Philippines prepares for historic peace deal

Cotabato City, Philippines - Weeks before Benigno Aquino III was elected president of the Philippines in 2010, the rebel group Moro Islamic Liberation Front (MILF) hosted a secret meeting with a high-ranking US embassy official and two American dignitaries. The impending national elections and the stalled peace talks in the southern Philippines dominated dinner conversation. Discussing the leading candidate for the presidency, one unimpressed rebel leader said the peace talks were "too complicated for Senator Aquino to understand".

Four years into his presidency, Aquino is set to oversee the signing of a final peace agreement with the MILF, the country's largest Muslim rebel group. Supporters hope the deal creating the autonomous Bangsamoro region will bring an end to 40 years of armed conflict in Mindanao that has killed at least 120,000 people and displaced more than two million. It is expected to be signed this Thursday, March 27.

But now comes the real test: implementing the deal. Threats from armed splinter groups remain, and Aquino still faces doubts over his ability to deliver what he had promised against the backdrop of lingering distrust between Christians and the Muslim minority. Since the 1970s, Philippine leaders - including Aquino's mother Corazon Aquino, president from 1986 to 1992 - have tried and failed to end the violence in the south.

"We all know that this process will be very challenging," Miriam Ferrer, the government's top negotiator, told Al Jazeera. "President Aquino is very committed to use his political capital for the effective implementation of everything that has been signed."

Ferrer said Aquino understands that only a "meaningful autonomy" for the Philippines' estimated 10.3 million Muslims can bring peace in the restive southern islands, and drive economic growth in a region long considered to be the poorest in the country.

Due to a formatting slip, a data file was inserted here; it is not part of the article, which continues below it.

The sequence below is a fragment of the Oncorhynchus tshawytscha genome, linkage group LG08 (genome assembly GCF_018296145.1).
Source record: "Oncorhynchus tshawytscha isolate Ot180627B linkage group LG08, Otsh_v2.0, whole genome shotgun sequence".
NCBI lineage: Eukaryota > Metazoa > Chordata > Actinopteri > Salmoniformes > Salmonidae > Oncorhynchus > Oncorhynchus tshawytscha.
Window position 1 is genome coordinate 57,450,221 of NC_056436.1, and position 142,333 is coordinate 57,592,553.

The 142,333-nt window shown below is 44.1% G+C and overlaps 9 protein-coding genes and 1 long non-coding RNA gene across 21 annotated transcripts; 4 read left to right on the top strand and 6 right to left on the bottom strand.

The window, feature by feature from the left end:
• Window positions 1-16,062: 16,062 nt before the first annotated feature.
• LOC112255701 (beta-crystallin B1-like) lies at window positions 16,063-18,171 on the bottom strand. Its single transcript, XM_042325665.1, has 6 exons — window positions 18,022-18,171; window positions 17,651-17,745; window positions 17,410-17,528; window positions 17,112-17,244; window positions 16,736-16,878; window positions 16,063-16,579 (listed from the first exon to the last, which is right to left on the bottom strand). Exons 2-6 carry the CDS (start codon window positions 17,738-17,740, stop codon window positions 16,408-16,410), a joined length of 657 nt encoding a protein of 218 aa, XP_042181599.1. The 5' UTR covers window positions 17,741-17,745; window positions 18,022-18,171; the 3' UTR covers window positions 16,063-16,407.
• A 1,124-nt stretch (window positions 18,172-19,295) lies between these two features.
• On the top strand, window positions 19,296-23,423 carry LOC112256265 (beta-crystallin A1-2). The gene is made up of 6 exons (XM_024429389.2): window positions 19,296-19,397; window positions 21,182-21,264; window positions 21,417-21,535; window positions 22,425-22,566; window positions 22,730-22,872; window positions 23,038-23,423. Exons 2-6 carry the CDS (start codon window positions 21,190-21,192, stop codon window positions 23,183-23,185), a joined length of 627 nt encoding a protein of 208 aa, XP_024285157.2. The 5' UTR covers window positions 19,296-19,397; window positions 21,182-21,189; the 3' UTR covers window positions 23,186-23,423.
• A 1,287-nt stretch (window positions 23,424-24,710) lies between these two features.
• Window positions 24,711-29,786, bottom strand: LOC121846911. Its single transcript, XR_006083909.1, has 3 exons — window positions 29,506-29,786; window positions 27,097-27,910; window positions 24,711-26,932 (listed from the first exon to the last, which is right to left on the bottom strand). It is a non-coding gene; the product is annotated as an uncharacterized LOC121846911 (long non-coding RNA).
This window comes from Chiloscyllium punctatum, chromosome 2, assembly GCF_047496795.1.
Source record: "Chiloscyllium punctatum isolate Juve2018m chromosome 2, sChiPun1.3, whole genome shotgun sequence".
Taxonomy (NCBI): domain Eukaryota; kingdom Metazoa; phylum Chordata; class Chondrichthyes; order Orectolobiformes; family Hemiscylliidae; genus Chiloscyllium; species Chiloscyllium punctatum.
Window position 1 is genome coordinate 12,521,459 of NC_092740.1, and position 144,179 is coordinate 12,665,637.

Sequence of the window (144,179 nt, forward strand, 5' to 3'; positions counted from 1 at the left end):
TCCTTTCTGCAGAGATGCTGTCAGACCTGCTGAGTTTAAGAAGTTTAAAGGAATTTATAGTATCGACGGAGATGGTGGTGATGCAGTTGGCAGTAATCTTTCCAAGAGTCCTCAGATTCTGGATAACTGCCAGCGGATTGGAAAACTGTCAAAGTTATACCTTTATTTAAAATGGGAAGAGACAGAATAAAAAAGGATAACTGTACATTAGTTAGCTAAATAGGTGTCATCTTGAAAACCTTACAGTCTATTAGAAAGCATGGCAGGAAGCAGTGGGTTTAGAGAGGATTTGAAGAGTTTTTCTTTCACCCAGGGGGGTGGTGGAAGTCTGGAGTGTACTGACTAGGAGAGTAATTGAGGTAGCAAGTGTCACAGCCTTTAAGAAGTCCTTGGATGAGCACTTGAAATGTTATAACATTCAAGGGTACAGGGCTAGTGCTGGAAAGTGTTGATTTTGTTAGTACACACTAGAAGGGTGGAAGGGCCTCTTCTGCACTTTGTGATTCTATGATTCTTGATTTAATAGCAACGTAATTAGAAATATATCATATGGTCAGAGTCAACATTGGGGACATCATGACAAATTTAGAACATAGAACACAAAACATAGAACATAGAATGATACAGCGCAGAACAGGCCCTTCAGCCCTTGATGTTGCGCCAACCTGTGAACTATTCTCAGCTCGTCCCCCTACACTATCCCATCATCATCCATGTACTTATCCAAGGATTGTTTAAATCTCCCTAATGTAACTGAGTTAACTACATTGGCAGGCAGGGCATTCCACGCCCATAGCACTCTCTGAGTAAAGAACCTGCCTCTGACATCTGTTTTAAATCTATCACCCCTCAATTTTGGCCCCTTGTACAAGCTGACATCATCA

A popular president

With an approval rating above 70 percent in December 2013 and presiding over an economy that has grown by an average of 6.3 percent per year during his time in office, Aquino has expendable political capital. He is serving a single six-year term as president, so he does not have to worry about re-election. And his party controls both chambers of congress, which is expected to ratify the agreement.

In exchange for the creation of the Bangsamoro (from the words bansa, or nation; and Moro, or Muslim) and a government with its own budget and police powers, the MILF has given up its violent struggle for an independent state, promising to turn in the weapons of the more than 15,000 rebel fighters.

Steven Rood, Asia Foundation's representative in the Philippines and an adviser to the peace talks, credited MILF Chairman Al-Hajj Murad Ebrahim for being "realistic" during the negotiations, accepting a territory smaller than what was claimed in the 1973 agreement in Tripoli, Libya. That original deal covered areas dominated by Christians, triggering years of bloody conflict.

"While there might be some dreams of sufficient agreement and relations between the communities, the fact of the matter is that the Christian community does not want to be part of a Muslim-dominated region," Rood told Al Jazeera. "They don't mind having a Muslim-dominated region next door, if it is a peaceful one. But even if it is peaceful, they don't want to be part of it."

Still, Aquino pressed on with the agreement, seeing an opportunity to talk to the Muslim rebels following his victory in 2010.